If there was a meter at the Alaska Zoo that gauged how strongly people feel about the fate of Maggie the elephant --"Should she stay?" or "Should she go? -- you might think it would look like this:
At one end of the scale would be any card-carrying PETA member (or other animal rights activist) who passionately wants to send Maggie to a warmer latitude Outside, preferably an elephant sanctuary in the South -- where the ground is soft and there's room to roam with other elephants.
And at the other end would be 88-year-old zoo founder Sammye Seawell -- who brought Maggie here as an orphaned African elephant 24 years ago this summer -- and passionately wants her to stay.
Reinforcing that perception recently, Seawell -- who still serves on the zoo's 14-member board of directors -- told a reporter: "I would never, ever vote to ship Maggie out."
But that's not how she feels today, Seawell said Saturday, when asked about the quote.
"Yeah, well, I shouldn't have said that," she said.
Then how does she feel?
"Right now I feel very torn," said Seawell, speaking by telephone from her home in Anchorage. "I'm not sure which way is right. And I don't want to be adamant on either side until I make up my own mind."
Part of the argument in favor of relocating Maggie came three years ago in a study commissioned by the zoo, which found that 10 of 11 elephant experts recommended that she be moved to a more suitable facility south of Alaska. The report cited the importance of elephants enjoying the company of other elephants.
Throughout the first half of her life, that wasn't an issue for Maggie. She had Annabelle, the popular adult Asian elephant that provided the initial impetus to create the zoo in the first place (when in 1966, as a yearling, Annabelle arrived in Anchorage as the grand prize in a toilet tissue-selling promotion).
In fact the desire to provide company for Annabelle is what prompted the acquisition of then 6-month-old Maggie in 1983. Ten years ago, however, Annabelle suffered a severe foot infection that eventually destroyed the bones in her sole. She had to be euthanized. Since then, Maggie has lived alone.
MAGGIE THE MOODY
"I can see that in a place where there are other elephants, maybe she would be happier," Seawell said. "Maybe."
But there is no way to know that for sure until Maggie is actually moved there, Seawell said. And she worries that Maggie might not conform.
"She's a pretty temperamental elephant, and she's not easy to get along with," Seawell said. "It could just be terrible someplace she's not happy."
At the same time, representatives of zoos and elephant sanctuaries have visited Anchorage to talk to her about what they can offer Maggie, and they make a strong case, Seawell said.
"They're very convincing," she said. "I might be wrong about keeping her."
But when she contemplates the danger of trying to truck an adult elephant such a long distance, she tends to change her mind. She knows of three instances in which elephants have died -- from panic and injury -- in the process of being transported far shorter distances.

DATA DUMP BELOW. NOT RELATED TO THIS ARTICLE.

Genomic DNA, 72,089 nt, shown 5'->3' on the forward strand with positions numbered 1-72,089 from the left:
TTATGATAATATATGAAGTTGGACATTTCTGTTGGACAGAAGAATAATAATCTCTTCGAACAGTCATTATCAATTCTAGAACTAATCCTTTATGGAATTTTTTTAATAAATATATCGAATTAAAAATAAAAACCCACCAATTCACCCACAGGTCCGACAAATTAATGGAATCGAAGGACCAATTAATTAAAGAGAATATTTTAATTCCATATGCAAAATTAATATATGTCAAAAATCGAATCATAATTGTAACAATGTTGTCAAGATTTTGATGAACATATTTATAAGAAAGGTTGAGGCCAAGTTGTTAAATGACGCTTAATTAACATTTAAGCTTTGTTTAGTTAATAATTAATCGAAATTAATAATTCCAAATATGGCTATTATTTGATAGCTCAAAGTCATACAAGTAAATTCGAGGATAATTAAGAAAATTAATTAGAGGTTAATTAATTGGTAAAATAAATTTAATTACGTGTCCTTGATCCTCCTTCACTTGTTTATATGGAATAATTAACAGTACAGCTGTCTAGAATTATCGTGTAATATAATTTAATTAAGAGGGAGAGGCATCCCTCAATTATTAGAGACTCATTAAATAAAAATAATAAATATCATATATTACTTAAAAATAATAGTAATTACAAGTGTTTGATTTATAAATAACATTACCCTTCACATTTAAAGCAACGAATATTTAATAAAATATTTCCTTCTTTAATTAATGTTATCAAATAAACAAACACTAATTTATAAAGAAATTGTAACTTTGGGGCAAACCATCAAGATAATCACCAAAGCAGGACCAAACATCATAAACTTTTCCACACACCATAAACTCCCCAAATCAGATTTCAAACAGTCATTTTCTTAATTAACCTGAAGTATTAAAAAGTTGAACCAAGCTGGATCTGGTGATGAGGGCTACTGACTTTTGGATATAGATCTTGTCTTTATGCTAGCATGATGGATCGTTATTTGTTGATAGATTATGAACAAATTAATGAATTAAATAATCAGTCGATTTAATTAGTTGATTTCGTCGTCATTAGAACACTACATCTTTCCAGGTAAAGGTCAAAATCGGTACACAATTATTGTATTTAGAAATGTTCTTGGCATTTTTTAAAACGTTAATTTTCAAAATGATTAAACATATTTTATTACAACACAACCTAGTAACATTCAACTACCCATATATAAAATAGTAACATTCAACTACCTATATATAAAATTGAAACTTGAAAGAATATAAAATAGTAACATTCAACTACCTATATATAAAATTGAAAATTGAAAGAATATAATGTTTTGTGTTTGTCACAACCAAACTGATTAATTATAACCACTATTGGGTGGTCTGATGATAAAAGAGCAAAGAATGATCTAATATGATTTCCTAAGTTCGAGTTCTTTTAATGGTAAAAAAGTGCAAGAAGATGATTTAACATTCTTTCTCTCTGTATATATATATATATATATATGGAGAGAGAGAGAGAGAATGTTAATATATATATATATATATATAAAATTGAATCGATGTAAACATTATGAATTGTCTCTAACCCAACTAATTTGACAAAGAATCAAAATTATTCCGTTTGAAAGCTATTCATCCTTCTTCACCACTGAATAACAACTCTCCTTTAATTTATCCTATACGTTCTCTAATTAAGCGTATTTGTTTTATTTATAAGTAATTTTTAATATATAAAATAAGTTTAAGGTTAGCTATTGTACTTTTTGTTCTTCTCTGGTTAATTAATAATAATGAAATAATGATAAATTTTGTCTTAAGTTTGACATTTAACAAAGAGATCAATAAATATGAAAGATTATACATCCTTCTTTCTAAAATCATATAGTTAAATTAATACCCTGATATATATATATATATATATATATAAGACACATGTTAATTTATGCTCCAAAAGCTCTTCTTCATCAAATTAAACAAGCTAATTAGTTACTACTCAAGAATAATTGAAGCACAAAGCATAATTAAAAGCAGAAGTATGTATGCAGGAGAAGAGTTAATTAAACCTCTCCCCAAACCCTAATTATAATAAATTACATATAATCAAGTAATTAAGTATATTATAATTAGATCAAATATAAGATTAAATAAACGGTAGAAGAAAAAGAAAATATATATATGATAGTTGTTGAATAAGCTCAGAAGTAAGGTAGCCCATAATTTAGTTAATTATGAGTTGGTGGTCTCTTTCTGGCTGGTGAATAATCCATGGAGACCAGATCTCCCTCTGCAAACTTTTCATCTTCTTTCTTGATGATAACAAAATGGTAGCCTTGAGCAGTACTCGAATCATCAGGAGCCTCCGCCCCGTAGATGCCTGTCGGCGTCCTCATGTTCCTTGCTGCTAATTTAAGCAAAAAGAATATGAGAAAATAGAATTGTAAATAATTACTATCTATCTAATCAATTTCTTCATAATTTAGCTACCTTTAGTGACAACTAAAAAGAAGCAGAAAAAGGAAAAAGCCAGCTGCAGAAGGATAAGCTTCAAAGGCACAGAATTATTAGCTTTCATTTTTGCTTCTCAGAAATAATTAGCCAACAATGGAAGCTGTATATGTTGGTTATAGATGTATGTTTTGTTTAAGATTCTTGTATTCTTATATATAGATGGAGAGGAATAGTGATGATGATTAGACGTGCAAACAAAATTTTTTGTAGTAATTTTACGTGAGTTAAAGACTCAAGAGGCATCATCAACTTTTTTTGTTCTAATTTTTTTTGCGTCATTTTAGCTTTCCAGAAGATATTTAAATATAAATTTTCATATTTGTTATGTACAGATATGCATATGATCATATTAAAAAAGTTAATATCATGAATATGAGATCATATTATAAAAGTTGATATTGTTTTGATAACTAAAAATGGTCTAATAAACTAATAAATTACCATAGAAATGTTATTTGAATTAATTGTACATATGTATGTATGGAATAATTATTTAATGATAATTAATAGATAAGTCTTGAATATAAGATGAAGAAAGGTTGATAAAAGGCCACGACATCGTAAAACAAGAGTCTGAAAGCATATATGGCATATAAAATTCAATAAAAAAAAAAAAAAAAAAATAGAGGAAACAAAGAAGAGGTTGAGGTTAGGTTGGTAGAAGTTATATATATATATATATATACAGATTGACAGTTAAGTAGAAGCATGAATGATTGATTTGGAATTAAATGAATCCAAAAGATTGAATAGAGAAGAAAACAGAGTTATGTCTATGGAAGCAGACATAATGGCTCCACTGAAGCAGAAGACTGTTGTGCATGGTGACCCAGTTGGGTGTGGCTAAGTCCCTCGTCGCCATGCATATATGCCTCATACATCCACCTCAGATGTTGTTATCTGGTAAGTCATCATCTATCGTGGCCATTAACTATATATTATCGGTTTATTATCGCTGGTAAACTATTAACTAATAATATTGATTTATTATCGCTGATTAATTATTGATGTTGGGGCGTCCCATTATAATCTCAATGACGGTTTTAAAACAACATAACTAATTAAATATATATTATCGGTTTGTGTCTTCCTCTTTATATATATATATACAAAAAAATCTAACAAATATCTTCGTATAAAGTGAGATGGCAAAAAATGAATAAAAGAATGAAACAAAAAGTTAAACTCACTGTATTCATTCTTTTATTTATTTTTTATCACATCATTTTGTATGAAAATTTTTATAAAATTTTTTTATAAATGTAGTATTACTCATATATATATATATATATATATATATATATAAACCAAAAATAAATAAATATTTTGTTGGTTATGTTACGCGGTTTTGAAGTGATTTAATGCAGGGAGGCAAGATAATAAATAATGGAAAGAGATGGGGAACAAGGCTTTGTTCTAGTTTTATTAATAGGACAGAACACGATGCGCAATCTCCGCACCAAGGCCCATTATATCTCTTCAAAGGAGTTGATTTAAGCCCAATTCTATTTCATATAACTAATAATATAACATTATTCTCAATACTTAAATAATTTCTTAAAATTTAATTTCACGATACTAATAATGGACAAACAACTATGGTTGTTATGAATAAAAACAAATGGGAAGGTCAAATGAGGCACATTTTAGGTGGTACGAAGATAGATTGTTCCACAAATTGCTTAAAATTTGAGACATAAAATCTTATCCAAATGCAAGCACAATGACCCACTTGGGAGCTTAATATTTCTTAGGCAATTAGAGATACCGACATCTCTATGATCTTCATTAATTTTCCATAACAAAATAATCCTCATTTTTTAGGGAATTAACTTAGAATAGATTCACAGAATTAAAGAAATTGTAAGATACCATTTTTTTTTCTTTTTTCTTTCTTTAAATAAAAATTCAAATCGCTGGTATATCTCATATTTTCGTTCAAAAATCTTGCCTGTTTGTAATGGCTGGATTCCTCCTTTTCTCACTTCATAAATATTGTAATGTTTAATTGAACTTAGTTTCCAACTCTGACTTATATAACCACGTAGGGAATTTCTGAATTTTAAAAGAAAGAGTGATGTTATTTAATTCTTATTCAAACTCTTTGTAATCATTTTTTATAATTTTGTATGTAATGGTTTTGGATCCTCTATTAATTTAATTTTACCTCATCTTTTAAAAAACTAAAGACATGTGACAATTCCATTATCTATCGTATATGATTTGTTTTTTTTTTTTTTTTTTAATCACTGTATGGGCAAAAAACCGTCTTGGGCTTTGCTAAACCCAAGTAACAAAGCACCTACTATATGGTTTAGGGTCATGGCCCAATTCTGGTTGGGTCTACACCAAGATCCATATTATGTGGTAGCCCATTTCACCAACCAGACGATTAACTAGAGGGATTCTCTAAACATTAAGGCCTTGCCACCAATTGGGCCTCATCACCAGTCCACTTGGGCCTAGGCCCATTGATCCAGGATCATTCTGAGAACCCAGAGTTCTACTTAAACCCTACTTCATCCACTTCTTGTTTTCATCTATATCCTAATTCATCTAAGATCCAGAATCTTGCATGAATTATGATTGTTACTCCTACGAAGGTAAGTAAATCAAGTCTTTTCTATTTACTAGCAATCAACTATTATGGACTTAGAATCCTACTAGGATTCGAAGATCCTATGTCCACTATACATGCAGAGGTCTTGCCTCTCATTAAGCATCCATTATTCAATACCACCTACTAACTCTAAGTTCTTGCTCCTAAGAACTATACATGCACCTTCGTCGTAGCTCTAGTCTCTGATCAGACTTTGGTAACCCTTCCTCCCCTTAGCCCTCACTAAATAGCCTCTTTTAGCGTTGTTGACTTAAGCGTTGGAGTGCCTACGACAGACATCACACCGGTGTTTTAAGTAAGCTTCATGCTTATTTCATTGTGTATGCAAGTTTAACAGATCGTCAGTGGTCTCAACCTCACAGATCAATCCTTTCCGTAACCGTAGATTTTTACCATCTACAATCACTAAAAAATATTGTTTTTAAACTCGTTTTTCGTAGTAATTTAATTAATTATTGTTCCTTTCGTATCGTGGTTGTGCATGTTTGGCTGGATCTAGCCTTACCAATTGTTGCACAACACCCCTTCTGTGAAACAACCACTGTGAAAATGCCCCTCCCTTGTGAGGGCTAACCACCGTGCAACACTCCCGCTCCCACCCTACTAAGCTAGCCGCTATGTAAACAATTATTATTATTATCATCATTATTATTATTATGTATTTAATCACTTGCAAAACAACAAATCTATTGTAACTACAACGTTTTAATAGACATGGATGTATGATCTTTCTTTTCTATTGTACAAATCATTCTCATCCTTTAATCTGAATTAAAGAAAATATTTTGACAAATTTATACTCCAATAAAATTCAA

"It's just cruelty beyond words," she said.
The 2004 report also noted the need for Maggie to be provided a softer surface in her stable, as well as larger quarters and more exercise. Since then, the zoo has spent hundreds of thousands of dollars trying to meet those needs. Among other things, it purchased a $150,000 treadmill capable of withstanding the footfalls of an 8,000-pound elephant.
So far Maggie hasn't been willing to use the treadmill much, Seawell said, but they were told all along that it would take a couple of years for her to adjust to it.
The zoo has yet to install about $100,000 worth of soft flooring in her stall. Plans to do so this summer are currently on hold, pending a decision by the zoo's board of directors on Maggie's future.
BOARD IS STILL SPLIT
The board is scheduled to resume its Maggie deliberations in a meeting Tuesday night.
Seawell thinks the board is still split on the issue, even though public pressure to move Maggie -- especially from animal rights groups -- increased recently after news spread that she lay down on her side in her stall and required the help of the Fire Department to get back up.
Vets who later examined Maggie believe the episode was prompted by a change in her hay the day before, which prompted a bout of colic.
"But if you ever want to get the public's attention, call the Fire Department to help you lift an elephant," Seawell said, laughing. "There were nine fire trucks here."
Subsequent pressure from groups like PETA makes her want to resist giving in to the Move-Maggie forces, Seawell says.
She's also heard from a lot of people in town and at the zoo who are urging her to stand firm.
"But on the other hand, I want to do what's best for Maggie," she said.
If the board does decide to relocate its elephant, the only humane way to do so would be to ship her out by air, Seawell said. But that would be costly.
Her husband, John Seawell, recently checked on the price for an elephant's fare to California and was told it's running about $114,000 one-way.
But that's where she'll draw the line, Seawell said.
"Unless they agree to ship her by air, it will be over my dead body," she said. "And you can put that in the paper."
Daily News reporter George Bryson can be reached at firstname.lastname@example.org.